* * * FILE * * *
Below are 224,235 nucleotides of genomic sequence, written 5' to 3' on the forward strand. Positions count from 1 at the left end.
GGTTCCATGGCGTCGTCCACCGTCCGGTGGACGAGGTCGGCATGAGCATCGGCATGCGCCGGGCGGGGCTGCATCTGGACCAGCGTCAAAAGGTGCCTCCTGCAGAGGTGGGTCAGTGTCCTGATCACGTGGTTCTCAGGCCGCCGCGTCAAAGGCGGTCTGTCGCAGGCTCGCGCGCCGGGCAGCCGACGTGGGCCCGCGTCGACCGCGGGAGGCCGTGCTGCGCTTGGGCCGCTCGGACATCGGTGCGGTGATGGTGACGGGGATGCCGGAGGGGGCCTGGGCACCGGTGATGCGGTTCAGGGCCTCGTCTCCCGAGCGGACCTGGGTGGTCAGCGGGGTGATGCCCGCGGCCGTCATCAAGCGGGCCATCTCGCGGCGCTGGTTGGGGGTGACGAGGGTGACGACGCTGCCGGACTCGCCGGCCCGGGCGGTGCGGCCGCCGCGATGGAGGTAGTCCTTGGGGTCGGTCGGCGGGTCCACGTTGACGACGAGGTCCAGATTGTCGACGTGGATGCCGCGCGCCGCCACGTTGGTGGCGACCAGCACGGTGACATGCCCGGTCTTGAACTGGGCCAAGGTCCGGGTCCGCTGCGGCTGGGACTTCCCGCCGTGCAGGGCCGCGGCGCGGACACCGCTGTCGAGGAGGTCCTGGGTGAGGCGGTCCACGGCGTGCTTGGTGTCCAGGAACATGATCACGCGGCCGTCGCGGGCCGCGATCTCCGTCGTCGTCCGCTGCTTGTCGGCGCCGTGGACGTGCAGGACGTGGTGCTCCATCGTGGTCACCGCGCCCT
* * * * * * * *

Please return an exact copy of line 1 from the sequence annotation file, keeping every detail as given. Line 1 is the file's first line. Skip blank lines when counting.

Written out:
Below are 224,235 nucleotides of genomic sequence, written 5' to 3' on the forward strand. Positions count from 1 at the left end.